Rosco the Rascal Goes to Camp

Ten-year-old James and his seven-year-old sister, Mandy are off to summer camp with their loyal German shepherd, Rosco. While Mandy struggles with homesickness, James's week is threatened by a prank-playing bunk mate's antics. But during an unexpected thunderstorm in a game of capture-the-flag, the prankster finds himself lost and alone deep inside the forest. Rosco must play the hero and save the boy but not before he teaches him a hard-earned lesson about friendship. Wholesome, adventurous, outdoor fun, this Rosco the Rascal tale brings the magic of summer camp to life.
*136 pages
*Recommended for ages 6-10

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10. The Shadow On the Window

After the sundaes were gone, the whole camp played a giant game of freeze tag. The boys were exhausted after such a busy day.

Later, at James’s cabin, everyone got ready for bed. Matt made his usual announcement as he flipped the last light switch on the wall. “Lights out. Time to go to sleep, guys.”

At Mandy’s cabin, the scene was similar. The girls brushed their teeth and changed into their pajamas. They settled into their bunks, quietly chatting with one another, reading a book by flashlight, or writing a letter to their parents.

“Okay, girls. Lights out. It’s quiet time now,” said Jennifer. She switched off the lights and left the room. In the corner bunk, Izzy turned over inside of her sleeping bag. “I’m too tired to stay up, anyway.” She yawned.

A little while later, most of the girls were asleep. Suddenly, a bright light appeared at the window beside Margaret’s bunk. It was coming from outside. The light moved about unsteadily. Eerie shadows began to appear on the walls and floor inside the cabin.

“Look!” Kimberly whispered loudly. “What’s that?”

“Eeeeeek!” Margaret screamed. Several other girls screamed.

“What is that?” Margaret pointed at a shadowy shape. She jumped out of her bed, which was on the lower bunk, and flitted away from the window.

Jennifer came racing in from the other room where the counselors slept. “What’s going on in here?” she asked. “What’s all the screaming about?"

“Look! Over there!” Mandy cried. She pointed to the window beside Margaret’s bed.

A strange and monstrous figure now seemed to be lurking just outside of it. The figure’s shadowy movements twitched about on the glass pane.

Madison quickly climbed down from the top bunk, scrambling to escape the clutches of the spooky shadow.

“Hold on a minute, everyone!” Jennifer told them in a loud whisper. “I’ll be right back!” She ran from the room. Another counselor quickly came into the girls’ bunk room to keep the girls calm.

The girls heard the screen door of the cabin slam shut as their counselor raced outside. Whoever was responsible for shining the flashlight outside the cabin would be caught red-handed.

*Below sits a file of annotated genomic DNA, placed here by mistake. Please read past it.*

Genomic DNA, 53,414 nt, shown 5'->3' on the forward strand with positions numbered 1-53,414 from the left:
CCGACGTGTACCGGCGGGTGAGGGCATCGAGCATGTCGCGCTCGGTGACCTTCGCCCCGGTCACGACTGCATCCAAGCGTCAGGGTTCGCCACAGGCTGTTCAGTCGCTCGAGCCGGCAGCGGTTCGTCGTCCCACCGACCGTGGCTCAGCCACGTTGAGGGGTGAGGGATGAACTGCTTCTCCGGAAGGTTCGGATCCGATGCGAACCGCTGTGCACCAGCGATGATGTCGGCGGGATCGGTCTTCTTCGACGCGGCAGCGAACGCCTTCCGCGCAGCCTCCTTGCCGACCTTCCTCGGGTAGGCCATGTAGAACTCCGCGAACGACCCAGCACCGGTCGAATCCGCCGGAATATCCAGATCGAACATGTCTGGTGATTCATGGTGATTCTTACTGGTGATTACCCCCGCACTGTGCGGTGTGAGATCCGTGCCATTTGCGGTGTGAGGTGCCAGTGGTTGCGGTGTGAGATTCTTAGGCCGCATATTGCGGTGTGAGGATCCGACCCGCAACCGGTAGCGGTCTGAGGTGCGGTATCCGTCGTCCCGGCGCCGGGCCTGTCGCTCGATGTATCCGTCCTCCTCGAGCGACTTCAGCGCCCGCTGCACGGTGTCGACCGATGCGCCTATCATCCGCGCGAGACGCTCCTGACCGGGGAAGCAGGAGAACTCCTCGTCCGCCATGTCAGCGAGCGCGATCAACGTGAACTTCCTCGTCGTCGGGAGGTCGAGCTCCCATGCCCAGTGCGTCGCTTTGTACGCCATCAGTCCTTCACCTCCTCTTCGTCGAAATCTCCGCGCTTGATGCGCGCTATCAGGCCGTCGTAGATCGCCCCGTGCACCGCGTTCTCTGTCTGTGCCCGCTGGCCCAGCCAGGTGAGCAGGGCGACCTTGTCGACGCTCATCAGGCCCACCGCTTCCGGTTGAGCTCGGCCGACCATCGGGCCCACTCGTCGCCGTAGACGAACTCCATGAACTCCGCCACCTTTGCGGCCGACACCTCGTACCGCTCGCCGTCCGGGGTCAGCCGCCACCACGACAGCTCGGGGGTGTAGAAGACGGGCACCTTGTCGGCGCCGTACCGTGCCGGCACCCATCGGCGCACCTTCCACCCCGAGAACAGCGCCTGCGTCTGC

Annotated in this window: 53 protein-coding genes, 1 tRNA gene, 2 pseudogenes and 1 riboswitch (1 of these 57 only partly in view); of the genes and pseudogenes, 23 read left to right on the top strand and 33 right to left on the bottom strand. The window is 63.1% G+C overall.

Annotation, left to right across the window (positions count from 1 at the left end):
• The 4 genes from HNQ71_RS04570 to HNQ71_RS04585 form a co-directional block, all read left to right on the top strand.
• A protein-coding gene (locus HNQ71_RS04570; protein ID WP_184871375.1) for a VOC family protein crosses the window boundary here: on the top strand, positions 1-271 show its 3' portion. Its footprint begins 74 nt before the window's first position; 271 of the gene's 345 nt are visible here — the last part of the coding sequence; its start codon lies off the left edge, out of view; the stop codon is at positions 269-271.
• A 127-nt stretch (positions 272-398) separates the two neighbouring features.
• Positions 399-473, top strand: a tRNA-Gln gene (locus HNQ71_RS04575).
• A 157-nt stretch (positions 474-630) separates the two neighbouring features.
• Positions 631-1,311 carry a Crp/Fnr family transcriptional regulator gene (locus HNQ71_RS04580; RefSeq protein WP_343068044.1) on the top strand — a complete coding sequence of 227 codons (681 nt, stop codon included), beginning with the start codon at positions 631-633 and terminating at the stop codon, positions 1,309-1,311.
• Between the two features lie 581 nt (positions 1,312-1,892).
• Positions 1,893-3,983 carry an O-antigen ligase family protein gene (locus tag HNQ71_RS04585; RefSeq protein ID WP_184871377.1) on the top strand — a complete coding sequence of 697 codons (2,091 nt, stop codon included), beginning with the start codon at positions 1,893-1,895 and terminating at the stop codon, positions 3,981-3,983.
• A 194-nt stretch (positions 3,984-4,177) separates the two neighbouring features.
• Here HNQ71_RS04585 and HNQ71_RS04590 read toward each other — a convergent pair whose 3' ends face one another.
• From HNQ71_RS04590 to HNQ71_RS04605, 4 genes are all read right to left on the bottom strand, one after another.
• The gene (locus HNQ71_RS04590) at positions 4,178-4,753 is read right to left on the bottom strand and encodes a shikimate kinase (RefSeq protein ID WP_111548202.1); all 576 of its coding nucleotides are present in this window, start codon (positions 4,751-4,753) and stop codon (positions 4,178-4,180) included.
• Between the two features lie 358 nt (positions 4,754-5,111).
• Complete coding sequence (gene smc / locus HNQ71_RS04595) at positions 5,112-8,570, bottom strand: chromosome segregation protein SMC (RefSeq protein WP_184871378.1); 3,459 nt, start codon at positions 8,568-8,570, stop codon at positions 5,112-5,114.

Out on the porch, Rosco had been pacing about with worry. He had already heard the screams coming from inside Mandy’s cabin, and was on high alert for any noise coming from the woods. As Jennifer jumped off the porch in pursuit of the shadowy figure, Rosco followed her.

But by the time the young woman and the dog reached the back of the cabin, the spooky shadows had stopped. Whoever was responsible for frightening the girls had disappeared.

“Doggone it! They got away! They must’ve heard me.” Jennifer glanced at Rosco, then back at the woods. “Well, stay away, whoever you are!” she shouted into the dark, empty night.

She wasn’t about to chase any young pranksters down the dark trail to the boys’ cabins at this time of night.

But Rosco wouldn’t let a troublemaker get away without a chase. On pure instinct, he raced off down the dark trail.

“Rosco, wait, it’s okay!” Jennifer called. “It’s probably just one of the boys!” But Rosco kept going.

Moments later, Jeffrey tiptoed in through the side door of his cabin. It was very dark in the bunk room. A board creaked under his feet on the old wooden floor, but he slipped into his bed quietly. Most of the boys were already asleep, but some were not.

Caleb sat up and leaned on his elbows. “Where were you?” he whispered.

“Nowhere,” Jeffrey lied. “Just went to the bathroom.”

“Yeah, sure you did,” James said. “Then you’re not responsible for all that screaming we just heard way off in the distance?”

“No way,” Jeffrey said, climbing into bed and smiling to himself. “Not me.” He was glad it was dark, because he couldn’t keep from grinning. He had pulled it off—his practical joke had worked!

“Right,” said James sarcastically, turning to face the wall in his sleeping bag. “Sure, you’re not.” He didn’t believe him for a second.

Jeffrey just shrugged.

James sighed. Here we go again, he thought. More pranks and lies—from one of the oldest kids in our cabin, no less! Treating him like a friend definitely wasn’t stopping him from making trouble. What were they going to do about this kid?

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